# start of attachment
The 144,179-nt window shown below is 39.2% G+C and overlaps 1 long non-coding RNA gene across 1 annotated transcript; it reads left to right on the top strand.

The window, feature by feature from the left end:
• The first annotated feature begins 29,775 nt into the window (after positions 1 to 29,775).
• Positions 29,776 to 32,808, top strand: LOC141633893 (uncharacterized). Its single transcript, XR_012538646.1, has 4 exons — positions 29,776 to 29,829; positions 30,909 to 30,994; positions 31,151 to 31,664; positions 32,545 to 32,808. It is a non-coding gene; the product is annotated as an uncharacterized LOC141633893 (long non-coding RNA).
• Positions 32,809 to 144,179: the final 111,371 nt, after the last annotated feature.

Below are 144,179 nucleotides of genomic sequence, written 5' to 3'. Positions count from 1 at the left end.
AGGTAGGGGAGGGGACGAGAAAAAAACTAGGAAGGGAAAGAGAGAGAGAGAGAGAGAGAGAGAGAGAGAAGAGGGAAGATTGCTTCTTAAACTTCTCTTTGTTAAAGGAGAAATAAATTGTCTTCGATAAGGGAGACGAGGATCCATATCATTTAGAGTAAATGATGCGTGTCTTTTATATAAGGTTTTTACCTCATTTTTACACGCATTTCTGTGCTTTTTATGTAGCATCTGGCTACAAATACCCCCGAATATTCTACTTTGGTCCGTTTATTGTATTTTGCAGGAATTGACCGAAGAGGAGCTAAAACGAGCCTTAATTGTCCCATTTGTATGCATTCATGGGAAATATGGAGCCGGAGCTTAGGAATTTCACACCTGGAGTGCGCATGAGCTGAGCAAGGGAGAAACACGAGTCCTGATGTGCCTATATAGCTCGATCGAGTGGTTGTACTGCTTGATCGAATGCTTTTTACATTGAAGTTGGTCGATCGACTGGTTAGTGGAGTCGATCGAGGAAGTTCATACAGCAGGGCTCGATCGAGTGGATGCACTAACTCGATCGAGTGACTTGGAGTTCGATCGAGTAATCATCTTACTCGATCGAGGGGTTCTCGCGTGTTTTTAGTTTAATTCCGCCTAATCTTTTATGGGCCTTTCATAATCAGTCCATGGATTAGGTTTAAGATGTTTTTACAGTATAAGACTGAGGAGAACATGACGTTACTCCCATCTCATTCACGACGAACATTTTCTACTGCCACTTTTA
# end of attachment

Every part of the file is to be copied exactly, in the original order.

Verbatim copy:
The 144,179-nt window shown below is 39.2% G+C and overlaps 1 long non-coding RNA gene across 1 annotated transcript; it reads left to right on the top strand.

The window, feature by feature from the left end:
• The first annotated feature begins 29,775 nt into the window (after positions 1 to 29,775).
• Positions 29,776 to 32,808, top strand: LOC141633893 (uncharacterized). Its single transcript, XR_012538646.1, has 4 exons — positions 29,776 to 29,829; positions 30,909 to 30,994; positions 31,151 to 31,664; positions 32,545 to 32,808. It is a non-coding gene; the product is annotated as an uncharacterized LOC141633893 (long non-coding RNA).
• Positions 32,809 to 144,179: the final 111,371 nt, after the last annotated feature.

Below are 144,179 nucleotides of genomic sequence, written 5' to 3'. Positions count from 1 at the left end.
AGGTAGGGGAGGGGACGAGAAAAAAACTAGGAAGGGAAAGAGAGAGAGAGAGAGAGAGAGAGAGAGAGAAGAGGGAAGATTGCTTCTTAAACTTCTCTTTGTTAAAGGAGAAATAAATTGTCTTCGATAAGGGAGACGAGGATCCATATCATTTAGAGTAAATGATGCGTGTCTTTTATATAAGGTTTTTACCTCATTTTTACACGCATTTCTGTGCTTTTTATGTAGCATCTGGCTACAAATACCCCCGAATATTCTACTTTGGTCCGTTTATTGTATTTTGCAGGAATTGACCGAAGAGGAGCTAAAACGAGCCTTAATTGTCCCATTTGTATGCATTCATGGGAAATATGGAGCCGGAGCTTAGGAATTTCACACCTGGAGTGCGCATGAGCTGAGCAAGGGAGAAACACGAGTCCTGATGTGCCTATATAGCTCGATCGAGTGGTTGTACTGCTTGATCGAATGCTTTTTACATTGAAGTTGGTCGATCGACTGGTTAGTGGAGTCGATCGAGGAAGTTCATACAGCAGGGCTCGATCGAGTGGATGCACTAACTCGATCGAGTGACTTGGAGTTCGATCGAGTAATCATCTTACTCGATCGAGGGGTTCTCGCGTGTTTTTAGTTTAATTCCGCCTAATCTTTTATGGGCCTTTCATAATCAGTCCATGGATTAGGTTTAAGATGTTTTTACAGTATAAGACTGAGGAGAACATGACGTTACTCCCATCTCATTCACGACGAACATTTTCTACTGCCACTTTTA